Who Is Looking At What
The Manhattan District Attorneys office started looking into the Trump Organization after Michael Cohen, Trumps former personal attorney and fixer, turned on his boss in 2018. Under Cyrus Vance Jr. and now Alvin Bragg Vance chose not to run for reelection last year the Manhattan district attorney is currently conducting a wide-ranging criminal investigation.
The big themes are tax evasion and fraud. Questions include whether the Trump Organization, largely a real estate company, improperly inflated the value of its assets in order to secure loans and then deflated the value of its assets in order to pay less tax.
New York Attorney General Letitia James is also majorly involved here. James has been running a civil investigation into the Trump Organizations business practices, and last year added a criminal investigation to run alongside it. James office and Braggs office are working closely together on the criminal side of things.
Trump Impeachment Trial: Live Updates
House Democratic managers stressed in their presentation how close a mob of Trump supporters got to Pence, and that some rioters had yelled, “Hang Mike Pence.” Managers’ reconstructed timeline of the events also included Trump’s tweets throughout Jan. 6.
Rep. Jamie Raskin, D-Md., the lead impeachment manager, was first to respond to Romney’s question. He noted the events of Jan. 6 were broadcast on live television and on the radio, saying Trump had to know that the rioters had already breached the building and were armed with weapons, and that the police were outnumbered.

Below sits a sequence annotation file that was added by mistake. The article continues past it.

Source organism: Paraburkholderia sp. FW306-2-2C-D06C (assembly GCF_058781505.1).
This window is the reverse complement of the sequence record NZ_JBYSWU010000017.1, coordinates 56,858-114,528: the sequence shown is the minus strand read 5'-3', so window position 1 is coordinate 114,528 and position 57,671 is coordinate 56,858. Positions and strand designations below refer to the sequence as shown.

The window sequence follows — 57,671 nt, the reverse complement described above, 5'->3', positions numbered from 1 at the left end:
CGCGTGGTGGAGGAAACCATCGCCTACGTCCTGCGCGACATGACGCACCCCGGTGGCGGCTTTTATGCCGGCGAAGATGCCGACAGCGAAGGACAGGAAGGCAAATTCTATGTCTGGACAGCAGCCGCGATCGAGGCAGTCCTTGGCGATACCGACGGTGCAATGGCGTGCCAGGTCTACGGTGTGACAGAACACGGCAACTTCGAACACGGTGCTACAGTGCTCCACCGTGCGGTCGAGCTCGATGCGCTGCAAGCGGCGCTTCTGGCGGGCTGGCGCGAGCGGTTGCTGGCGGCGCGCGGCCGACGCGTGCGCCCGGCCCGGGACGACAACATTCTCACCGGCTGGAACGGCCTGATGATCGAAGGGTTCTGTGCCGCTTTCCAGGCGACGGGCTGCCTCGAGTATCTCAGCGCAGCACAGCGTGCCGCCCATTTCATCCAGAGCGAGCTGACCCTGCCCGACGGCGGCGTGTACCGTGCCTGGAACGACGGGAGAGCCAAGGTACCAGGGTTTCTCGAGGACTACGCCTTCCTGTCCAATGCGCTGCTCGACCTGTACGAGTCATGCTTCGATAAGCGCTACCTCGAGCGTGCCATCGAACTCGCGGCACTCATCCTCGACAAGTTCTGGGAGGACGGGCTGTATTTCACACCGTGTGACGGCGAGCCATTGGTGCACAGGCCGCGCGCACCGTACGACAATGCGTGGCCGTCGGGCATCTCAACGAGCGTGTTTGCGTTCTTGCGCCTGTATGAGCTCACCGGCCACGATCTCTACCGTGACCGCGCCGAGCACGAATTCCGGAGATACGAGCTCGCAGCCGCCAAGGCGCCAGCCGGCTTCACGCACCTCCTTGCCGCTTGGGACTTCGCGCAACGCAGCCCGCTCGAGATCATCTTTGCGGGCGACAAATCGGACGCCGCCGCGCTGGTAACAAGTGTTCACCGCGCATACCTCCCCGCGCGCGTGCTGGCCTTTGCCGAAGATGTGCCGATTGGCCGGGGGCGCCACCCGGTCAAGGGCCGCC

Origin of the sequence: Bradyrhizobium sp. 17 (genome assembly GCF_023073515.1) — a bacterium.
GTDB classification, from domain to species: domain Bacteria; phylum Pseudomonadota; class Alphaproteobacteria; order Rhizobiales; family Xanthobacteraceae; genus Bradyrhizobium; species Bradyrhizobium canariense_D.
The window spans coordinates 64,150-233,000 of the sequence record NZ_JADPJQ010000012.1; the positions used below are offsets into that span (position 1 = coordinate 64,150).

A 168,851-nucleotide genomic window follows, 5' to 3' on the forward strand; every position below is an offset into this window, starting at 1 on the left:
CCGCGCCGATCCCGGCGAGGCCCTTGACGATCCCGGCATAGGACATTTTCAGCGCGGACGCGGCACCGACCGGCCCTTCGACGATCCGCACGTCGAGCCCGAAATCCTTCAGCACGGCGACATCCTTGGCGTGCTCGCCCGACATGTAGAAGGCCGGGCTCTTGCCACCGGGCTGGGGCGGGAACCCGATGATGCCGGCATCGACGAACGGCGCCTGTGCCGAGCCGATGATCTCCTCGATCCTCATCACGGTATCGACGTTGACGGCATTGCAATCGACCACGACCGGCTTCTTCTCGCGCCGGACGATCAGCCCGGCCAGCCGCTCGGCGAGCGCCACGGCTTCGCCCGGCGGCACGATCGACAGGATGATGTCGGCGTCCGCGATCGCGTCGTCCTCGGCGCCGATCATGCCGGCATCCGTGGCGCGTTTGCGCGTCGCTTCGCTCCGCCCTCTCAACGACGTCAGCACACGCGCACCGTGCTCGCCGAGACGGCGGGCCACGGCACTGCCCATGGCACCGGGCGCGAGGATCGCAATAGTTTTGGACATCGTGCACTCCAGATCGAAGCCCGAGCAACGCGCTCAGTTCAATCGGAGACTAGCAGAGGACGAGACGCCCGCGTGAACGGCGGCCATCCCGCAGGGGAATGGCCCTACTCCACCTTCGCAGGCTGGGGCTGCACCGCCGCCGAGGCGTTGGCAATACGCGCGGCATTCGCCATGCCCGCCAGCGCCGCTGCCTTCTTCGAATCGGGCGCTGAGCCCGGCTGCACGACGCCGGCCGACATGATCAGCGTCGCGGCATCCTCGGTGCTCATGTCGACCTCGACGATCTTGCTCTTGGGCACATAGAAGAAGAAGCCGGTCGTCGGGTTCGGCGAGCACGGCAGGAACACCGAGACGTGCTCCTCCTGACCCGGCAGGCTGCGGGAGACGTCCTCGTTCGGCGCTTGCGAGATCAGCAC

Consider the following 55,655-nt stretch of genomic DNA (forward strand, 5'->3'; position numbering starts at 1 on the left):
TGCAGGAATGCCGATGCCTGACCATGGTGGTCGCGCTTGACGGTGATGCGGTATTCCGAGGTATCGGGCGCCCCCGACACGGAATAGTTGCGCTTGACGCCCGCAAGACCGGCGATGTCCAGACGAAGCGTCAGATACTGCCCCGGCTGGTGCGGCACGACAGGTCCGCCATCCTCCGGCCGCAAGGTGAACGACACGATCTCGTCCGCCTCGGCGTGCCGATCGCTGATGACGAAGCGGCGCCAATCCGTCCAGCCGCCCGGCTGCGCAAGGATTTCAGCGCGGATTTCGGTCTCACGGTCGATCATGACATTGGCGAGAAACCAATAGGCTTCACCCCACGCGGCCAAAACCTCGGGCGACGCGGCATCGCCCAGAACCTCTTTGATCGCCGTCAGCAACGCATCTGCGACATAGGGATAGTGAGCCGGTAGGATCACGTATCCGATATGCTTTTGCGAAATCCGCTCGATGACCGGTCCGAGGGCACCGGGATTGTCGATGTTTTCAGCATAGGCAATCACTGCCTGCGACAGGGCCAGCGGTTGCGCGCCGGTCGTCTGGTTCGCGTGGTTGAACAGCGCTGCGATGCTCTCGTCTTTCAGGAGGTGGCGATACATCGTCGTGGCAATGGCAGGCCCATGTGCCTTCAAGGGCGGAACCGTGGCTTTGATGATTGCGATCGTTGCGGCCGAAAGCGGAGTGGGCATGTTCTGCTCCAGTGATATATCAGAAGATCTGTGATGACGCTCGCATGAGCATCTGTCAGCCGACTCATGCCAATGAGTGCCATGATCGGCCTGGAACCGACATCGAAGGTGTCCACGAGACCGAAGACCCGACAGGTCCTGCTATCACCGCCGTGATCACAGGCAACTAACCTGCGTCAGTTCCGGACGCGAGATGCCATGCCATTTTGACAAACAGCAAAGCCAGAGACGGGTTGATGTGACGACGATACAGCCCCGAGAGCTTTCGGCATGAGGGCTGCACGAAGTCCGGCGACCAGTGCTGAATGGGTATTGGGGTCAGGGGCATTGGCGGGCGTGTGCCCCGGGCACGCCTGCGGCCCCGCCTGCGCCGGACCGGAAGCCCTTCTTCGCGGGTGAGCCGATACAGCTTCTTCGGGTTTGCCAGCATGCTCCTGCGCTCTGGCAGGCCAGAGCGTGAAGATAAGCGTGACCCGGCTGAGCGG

“Here are the facts that are not in dispute,” Raskin said. “Donald Trump had not taken any measures to send help to the overwhelmed Capitol police. As president, when you see all of this going on and the people around you are imploring you to do something, and your vice president is there, why wouldn’t you do it?”
Raskin also noted remarks by Republican Sen. Tommy Tuberville of Alabama, who has told reporters that he spoke to Trump over the phone as the mob began ransacking the Capitol. During their brief conversation, Tuberville said he told the former president that Pence had been evacuated from the chamber moments earlier.
“Sen. Tuberville specifically said that he told the president, ‘Mr. President, they just took the vice president out, I’ve got to go,’ ” Raskin said.
That conversation took place shortly after 2 p.m., Raskin noted.
How Often Is A Crime Like This Prosecuted